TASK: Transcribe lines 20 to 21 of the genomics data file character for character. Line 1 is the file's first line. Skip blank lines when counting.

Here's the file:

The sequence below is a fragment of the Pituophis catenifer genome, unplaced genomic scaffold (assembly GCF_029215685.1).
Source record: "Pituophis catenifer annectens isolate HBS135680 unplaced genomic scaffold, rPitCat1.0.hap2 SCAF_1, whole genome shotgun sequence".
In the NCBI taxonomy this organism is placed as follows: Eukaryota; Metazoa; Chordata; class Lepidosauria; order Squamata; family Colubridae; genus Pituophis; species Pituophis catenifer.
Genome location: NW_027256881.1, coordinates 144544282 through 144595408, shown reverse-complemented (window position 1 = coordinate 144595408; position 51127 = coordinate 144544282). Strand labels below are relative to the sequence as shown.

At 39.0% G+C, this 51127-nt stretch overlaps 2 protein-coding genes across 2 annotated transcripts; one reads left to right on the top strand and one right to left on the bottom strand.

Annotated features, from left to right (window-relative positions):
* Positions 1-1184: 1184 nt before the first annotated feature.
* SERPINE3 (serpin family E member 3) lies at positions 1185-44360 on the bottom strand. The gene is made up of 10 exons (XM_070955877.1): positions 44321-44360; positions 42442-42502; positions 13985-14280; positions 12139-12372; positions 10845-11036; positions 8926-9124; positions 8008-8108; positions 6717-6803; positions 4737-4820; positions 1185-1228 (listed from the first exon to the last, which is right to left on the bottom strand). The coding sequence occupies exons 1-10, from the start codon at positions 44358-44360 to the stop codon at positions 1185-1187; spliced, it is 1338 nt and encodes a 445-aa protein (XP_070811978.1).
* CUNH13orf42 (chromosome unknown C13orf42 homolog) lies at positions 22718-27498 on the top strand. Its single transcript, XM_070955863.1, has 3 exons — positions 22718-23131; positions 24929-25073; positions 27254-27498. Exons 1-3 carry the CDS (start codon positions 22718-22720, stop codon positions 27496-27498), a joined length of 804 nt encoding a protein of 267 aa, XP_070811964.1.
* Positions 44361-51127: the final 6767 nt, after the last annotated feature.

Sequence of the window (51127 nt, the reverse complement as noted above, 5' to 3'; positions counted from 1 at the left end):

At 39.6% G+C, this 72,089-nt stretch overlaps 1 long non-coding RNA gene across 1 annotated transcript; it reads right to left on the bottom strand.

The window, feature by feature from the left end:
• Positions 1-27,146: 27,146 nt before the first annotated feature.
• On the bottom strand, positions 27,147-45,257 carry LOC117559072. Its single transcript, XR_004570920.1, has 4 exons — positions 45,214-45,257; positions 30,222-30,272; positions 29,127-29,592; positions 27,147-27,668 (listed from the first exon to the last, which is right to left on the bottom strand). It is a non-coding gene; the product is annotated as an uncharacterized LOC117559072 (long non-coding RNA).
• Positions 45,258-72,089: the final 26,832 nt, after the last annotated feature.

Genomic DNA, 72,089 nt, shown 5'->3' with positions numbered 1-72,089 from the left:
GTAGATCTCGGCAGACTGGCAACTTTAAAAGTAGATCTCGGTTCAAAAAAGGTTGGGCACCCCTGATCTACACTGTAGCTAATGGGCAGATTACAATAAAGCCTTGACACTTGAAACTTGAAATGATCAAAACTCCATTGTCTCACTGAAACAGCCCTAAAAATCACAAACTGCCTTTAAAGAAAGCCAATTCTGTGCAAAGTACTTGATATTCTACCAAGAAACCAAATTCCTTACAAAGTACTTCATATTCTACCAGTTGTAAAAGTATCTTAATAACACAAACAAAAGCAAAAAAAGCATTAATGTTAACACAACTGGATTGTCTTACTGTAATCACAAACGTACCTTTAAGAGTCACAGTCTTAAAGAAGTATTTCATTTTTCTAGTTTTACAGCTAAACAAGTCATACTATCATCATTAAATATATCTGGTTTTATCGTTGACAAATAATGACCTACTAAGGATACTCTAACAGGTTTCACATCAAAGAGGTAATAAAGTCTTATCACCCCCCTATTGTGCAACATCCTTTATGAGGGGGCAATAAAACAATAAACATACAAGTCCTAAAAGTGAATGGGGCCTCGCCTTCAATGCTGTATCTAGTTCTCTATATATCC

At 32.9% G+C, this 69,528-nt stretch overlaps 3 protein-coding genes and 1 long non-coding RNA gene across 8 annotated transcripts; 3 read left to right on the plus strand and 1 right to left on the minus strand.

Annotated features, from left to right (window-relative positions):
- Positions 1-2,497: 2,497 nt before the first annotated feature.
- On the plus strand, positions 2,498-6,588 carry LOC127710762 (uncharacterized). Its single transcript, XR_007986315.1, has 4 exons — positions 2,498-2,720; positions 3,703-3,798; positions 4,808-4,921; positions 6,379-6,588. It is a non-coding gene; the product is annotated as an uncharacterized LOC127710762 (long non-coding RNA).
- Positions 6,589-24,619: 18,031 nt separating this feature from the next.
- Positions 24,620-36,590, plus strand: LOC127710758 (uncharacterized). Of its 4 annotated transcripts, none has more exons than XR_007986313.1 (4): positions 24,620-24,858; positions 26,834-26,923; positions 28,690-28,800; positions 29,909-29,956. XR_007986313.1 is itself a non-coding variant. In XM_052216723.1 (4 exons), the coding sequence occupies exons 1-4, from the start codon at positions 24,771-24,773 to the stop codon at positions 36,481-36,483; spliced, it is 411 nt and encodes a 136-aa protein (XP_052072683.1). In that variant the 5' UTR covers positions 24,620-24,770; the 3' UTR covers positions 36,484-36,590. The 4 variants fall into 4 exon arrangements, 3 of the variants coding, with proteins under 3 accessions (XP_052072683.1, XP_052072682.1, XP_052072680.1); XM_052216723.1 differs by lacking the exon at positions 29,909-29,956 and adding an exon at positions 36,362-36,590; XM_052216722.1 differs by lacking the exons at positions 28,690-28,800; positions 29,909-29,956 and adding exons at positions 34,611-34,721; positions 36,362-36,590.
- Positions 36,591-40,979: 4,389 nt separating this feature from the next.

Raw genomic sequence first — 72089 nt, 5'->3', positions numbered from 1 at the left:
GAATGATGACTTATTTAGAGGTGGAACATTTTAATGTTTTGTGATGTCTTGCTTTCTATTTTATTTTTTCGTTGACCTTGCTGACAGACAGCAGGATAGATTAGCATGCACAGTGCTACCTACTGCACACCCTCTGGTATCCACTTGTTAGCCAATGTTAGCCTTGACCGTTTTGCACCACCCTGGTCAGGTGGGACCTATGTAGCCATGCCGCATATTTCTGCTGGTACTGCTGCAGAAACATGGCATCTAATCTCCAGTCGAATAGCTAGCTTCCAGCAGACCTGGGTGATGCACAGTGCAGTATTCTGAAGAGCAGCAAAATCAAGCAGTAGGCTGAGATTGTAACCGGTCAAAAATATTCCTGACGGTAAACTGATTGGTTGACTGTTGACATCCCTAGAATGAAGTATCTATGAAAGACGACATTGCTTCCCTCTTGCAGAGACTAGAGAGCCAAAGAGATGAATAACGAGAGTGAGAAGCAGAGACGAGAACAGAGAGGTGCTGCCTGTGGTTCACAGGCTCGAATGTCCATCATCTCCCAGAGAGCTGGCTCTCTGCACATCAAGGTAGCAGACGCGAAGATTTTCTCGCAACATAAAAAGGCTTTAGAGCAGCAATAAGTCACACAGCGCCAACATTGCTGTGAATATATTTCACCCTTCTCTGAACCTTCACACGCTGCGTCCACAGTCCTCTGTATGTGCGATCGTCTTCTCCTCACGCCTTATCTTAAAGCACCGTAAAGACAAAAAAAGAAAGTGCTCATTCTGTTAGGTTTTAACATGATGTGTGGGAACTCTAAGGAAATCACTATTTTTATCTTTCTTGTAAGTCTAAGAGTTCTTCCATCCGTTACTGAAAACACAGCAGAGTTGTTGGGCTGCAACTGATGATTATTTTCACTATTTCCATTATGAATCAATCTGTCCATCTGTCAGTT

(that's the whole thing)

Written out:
Annotated features, from left to right (window-relative positions):
- Positions 1-2,497: 2,497 nt before the first annotated feature.